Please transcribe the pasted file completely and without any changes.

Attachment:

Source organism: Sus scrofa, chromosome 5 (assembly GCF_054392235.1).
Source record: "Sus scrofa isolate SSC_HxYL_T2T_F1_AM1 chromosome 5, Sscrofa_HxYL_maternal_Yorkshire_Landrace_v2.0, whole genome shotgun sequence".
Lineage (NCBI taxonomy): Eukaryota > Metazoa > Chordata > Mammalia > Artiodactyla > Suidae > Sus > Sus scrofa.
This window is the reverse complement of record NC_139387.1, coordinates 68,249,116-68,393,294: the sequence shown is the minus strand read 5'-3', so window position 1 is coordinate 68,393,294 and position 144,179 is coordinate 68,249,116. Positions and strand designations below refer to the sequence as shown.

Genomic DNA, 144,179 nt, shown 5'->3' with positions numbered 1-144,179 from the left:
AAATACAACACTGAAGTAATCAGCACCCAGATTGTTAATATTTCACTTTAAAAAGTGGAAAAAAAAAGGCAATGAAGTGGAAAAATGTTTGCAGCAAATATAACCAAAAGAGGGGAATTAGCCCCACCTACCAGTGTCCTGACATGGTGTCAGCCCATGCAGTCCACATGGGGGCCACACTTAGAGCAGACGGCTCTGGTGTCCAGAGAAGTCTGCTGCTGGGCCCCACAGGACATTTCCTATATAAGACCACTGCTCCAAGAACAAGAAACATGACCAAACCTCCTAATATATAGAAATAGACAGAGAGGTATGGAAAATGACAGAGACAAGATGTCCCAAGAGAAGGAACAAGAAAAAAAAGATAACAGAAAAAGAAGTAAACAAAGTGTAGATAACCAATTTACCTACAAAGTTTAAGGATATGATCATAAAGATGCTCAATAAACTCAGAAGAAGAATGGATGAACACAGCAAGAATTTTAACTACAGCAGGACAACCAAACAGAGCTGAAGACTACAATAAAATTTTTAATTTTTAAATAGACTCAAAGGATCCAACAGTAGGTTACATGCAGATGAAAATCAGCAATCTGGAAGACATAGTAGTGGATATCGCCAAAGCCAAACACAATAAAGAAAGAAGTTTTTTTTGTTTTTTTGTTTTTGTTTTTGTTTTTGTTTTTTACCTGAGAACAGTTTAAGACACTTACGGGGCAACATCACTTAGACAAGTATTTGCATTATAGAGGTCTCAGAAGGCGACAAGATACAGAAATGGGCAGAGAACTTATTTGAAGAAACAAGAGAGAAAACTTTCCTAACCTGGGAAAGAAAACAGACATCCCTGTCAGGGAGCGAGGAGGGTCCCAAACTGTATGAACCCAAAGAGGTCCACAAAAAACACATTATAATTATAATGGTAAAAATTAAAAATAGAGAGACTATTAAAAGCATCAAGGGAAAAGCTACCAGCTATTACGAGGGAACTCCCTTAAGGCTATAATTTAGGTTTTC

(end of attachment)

Source organism: Sus scrofa, chromosome 5 (assembly GCF_054392235.1).
Source record: "Sus scrofa isolate SSC_HxYL_T2T_F1_AM1 chromosome 5, Sscrofa_HxYL_maternal_Yorkshire_Landrace_v2.0, whole genome shotgun sequence".
Lineage (NCBI taxonomy): Eukaryota > Metazoa > Chordata > Mammalia > Artiodactyla > Suidae > Sus > Sus scrofa.
This window is the reverse complement of record NC_139387.1, coordinates 68,249,116-68,393,294: the sequence shown is the minus strand read 5'-3', so window position 1 is coordinate 68,393,294 and position 144,179 is coordinate 68,249,116. Positions and strand designations below refer to the sequence as shown.

Genomic DNA, 144,179 nt, shown 5'->3' with positions numbered 1-144,179 from the left:
AAATACAACACTGAAGTAATCAGCACCCAGATTGTTAATATTTCACTTTAAAAAGTGGAAAAAAAAAGGCAATGAAGTGGAAAAATGTTTGCAGCAAATATAACCAAAAGAGGGGAATTAGCCCCACCTACCAGTGTCCTGACATGGTGTCAGCCCATGCAGTCCACATGGGGGCCACACTTAGAGCAGACGGCTCTGGTGTCCAGAGAAGTCTGCTGCTGGGCCCCACAGGACATTTCCTATATAAGACCACTGCTCCAAGAACAAGAAACATGACCAAACCTCCTAATATATAGAAATAGACAGAGAGGTATGGAAAATGACAGAGACAAGATGTCCCAAGAGAAGGAACAAGAAAAAAAAGATAACAGAAAAAGAAGTAAACAAAGTGTAGATAACCAATTTACCTACAAAGTTTAAGGATATGATCATAAAGATGCTCAATAAACTCAGAAGAAGAATGGATGAACACAGCAAGAATTTTAACTACAGCAGGACAACCAAACAGAGCTGAAGACTACAATAAAATTTTTAATTTTTAAATAGACTCAAAGGATCCAACAGTAGGTTACATGCAGATGAAAATCAGCAATCTGGAAGACATAGTAGTGGATATCGCCAAAGCCAAACACAATAAAGAAAGAAGTTTTTTTTGTTTTTTTGTTTTTGTTTTTGTTTTTGTTTTTTACCTGAGAACAGTTTAAGACACTTACGGGGCAACATCACTTAGACAAGTATTTGCATTATAGAGGTCTCAGAAGGCGACAAGATACAGAAATGGGCAGAGAACTTATTTGAAGAAACAAGAGAGAAAACTTTCCTAACCTGGGAAAGAAAACAGACATCCCTGTCAGGGAGCGAGGAGGGTCCCAAACTGTATGAACCCAAAGAGGTCCACAAAAAACACATTATAATTATAATGGTAAAAATTAAAAATAGAGAGACTATTAAAAGCATCAAGGGAAAAGCTACCAGCTATTACGAGGGAACTCCCTTAAGGCTATAATTTAGGTTTTC